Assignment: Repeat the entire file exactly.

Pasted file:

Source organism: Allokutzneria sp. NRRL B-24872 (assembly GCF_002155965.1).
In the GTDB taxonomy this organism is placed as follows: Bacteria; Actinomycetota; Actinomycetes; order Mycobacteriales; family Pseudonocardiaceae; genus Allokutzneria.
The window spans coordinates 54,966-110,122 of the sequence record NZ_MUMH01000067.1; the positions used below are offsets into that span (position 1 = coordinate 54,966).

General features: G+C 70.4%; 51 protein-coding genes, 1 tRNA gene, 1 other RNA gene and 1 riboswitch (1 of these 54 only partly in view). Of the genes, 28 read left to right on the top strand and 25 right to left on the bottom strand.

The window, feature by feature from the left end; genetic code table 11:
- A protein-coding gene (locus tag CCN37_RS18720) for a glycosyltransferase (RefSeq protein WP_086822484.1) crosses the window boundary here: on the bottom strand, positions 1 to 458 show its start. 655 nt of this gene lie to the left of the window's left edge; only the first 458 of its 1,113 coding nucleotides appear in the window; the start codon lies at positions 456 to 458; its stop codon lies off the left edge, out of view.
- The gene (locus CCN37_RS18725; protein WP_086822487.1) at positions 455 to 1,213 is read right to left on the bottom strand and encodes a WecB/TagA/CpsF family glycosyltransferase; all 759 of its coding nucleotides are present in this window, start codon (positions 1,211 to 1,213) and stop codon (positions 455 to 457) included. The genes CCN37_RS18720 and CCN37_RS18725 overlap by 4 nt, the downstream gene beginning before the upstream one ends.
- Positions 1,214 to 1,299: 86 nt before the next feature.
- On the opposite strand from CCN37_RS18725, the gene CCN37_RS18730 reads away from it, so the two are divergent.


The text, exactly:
Source organism: Allokutzneria sp. NRRL B-24872 (assembly GCF_002155965.1).
In the GTDB taxonomy this organism is placed as follows: Bacteria; Actinomycetota; Actinomycetes; order Mycobacteriales; family Pseudonocardiaceae; genus Allokutzneria.
The window spans coordinates 54,966-110,122 of the sequence record NZ_MUMH01000067.1; the positions used below are offsets into that span (position 1 = coordinate 54,966).

General features: G+C 70.4%; 51 protein-coding genes, 1 tRNA gene, 1 other RNA gene and 1 riboswitch (1 of these 54 only partly in view). Of the genes, 28 read left to right on the top strand and 25 right to left on the bottom strand.

The window, feature by feature from the left end; genetic code table 11:
- A protein-coding gene (locus tag CCN37_RS18720) for a glycosyltransferase (RefSeq protein WP_086822484.1) crosses the window boundary here: on the bottom strand, positions 1 to 458 show its start. 655 nt of this gene lie to the left of the window's left edge; only the first 458 of its 1,113 coding nucleotides appear in the window; the start codon lies at positions 456 to 458; its stop codon lies off the left edge, out of view.
- The gene (locus CCN37_RS18725; protein WP_086822487.1) at positions 455 to 1,213 is read right to left on the bottom strand and encodes a WecB/TagA/CpsF family glycosyltransferase; all 759 of its coding nucleotides are present in this window, start codon (positions 1,211 to 1,213) and stop codon (positions 455 to 457) included. The genes CCN37_RS18720 and CCN37_RS18725 overlap by 4 nt, the downstream gene beginning before the upstream one ends.
- Positions 1,214 to 1,299: 86 nt before the next feature.
- On the opposite strand from CCN37_RS18725, the gene CCN37_RS18730 reads away from it, so the two are divergent.